In-Depth

MOM—Everything Windows Including the Kitchen Sink

Committed to a true Microsoft monitoring solution? Microsoft Operations Manager 2000 may be for you.

If you’re committed to a true Microsoft solution for monitoring your network and its associated services, Microsoft Operations Manager 2000 (MOM) is the product our friends in Redmond have for you. Unlike the products in the roundup, MOM relies upon agents on each monitored computer for full functionality. Furthermore, MOM is a Microsoft-centric product, which means that if you need to monitor Lotus Notes or Oracle databases, the core MOM package isn’t going to do it. Fortunately, NetIQ (which originally developed what has evolved into MOM) provides Extended Management Packs (XMPS) that extend MOM to Unix, Linux and so on, as well as allow it to interact with other enterprise-management solutions like Tivoli or HP OpenView. In fact, even if you want to monitor some Microsoft products, like Exchange, you need to get the optional Application Management Pack from Microsoft.

Installing MOM is no small feat. Because of its complexity and ability to do much more than most, if not all, of the products reviewed in this roundup, you need to ensure that you have the prerequisites (and one or more powerful servers). These include SQL Server 2000, Microsoft Office, and a fairly robust network architecture, as MOM is quite chatty.

After installing SQL Server 2000 and ensuring that your Windows 2000 Server computer has the requisite service packs and patches (you can test this by running a utility that ships with MOM), you’re ready to install. The default installation allows you to install all components on a single computer; but Microsoft doesn’t recommend this in all but the smallest environments. If you want to have a more robust configuration, you really need to follow the directions to the letter. Thankfully, the documentation is quite good and the updated Knowledge Base articles (296565, “Microsoft Operations Manager 2000 Pre-Installation Checklist”; 296566, “Microsoft Operations Manager 2000 Installation Checklist”; and 296569, “Microsoft Operations Manager 2000 Post-Installation Checklist”) fill in some of the blanks.

MOM's MMC snap-in
Administration of MOM and reviewing alerts and events can be done using a Microsoft Management Console (MMC) snap-in. (Click image to view larger version.)

Once MOM is installed, install the agents on the computers you want to manage by configuring the properties of one or more Agent Managers. You then approve the installation of agents on each selected node. Agents are installed automatically, provided you configure appropriate user permissions for the MOM service accounts (specified during the install). Once agents are installed, MOM can be used to manage computers and services, set performance manager thresholds and so on. You can configure scripts to run based upon a monitored event, add monitored events and/or specify conditions for the event. In fact, MOM is so versatile that you may want to get some assistance to make sure you properly configure it for your environment.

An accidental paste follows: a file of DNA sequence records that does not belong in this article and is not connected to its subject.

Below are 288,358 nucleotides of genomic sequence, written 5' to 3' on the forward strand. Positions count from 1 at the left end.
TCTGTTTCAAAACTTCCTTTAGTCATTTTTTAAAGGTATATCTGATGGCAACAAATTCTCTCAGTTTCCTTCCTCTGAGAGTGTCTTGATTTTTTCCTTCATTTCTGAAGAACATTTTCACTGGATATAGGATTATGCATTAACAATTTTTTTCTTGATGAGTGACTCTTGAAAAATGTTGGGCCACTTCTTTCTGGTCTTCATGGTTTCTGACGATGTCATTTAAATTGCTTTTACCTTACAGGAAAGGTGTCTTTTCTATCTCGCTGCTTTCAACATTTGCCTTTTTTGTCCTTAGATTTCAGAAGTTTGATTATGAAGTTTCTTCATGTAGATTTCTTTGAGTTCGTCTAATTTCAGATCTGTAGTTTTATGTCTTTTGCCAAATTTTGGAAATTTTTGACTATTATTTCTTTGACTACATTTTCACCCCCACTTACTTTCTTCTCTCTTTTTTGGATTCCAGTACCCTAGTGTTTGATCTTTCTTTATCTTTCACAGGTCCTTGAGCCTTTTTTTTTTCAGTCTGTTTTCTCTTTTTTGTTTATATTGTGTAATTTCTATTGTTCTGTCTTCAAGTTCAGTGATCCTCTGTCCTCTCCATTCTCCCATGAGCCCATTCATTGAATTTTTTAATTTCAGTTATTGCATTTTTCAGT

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Administration of MOM and reviewing alerts and events can be done using a Microsoft Management Console (MMC) snap-in you can install on any Windows 2000 computer on your network or by visiting the Web page setup during install. The Web page can reside on any computer running IIS and doesn’t need to be on the same computer as the MOM service. The functionality of the Web-based interface and the MMC is identical. You can also run reports, but Microsoft Access needs to be running on the reporting computer.

MOM does its job quite well, albeit with a lot of overhead when compared to the other products reviewed. It also lets you set customizable thresholds for performance alerts or monitor events for supported applications. It can notify you via e-mail (MAPI, of course) of any condition you configure on managed nodes and services. The MMC console and Web-based interface also let you track the status of a problem—from being notified, to assigning it to someone, to resolution.

MOM is like your own mom—it watches over you and your resources and then fixes problems when they arise (or at least tells you about them). And, like your dear mother, it requires plenty of TLC (and resources) to keep it going.

Microsoft Operations Manager 2000, $349 for the Base Processor License $349 for the Application Management Pack Processor License; Microsoft Corp. (800) 426-9400, www.microsoft.com.

About the Author

Damir Bersinic, MCSE, MCDBA, MCSA, MCT, is an independent consultant, trainer and author.

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Reader Comments:

Thu, Jan 30, 2003 Mark Riley Varies

Just a couple of details that should be cleared up.
The Web interface is not a identical to the MMC interface. You cannot update rules or view the details of alerts in the web interface.
The Mail feature does not require MAPI, it may be configured to use standard SMTP as well.
Out of the box MOM can support syslog entries, so *some* support for *NIX is built in.

Thu, Jan 30, 2003 Anonymous Anonymous

This article is a good overview of the product, and also states some of it's disadvantages. All in all it has peaked my curiosity to dive deeper into the ocean and find out more details about MOM and what it can do for me.

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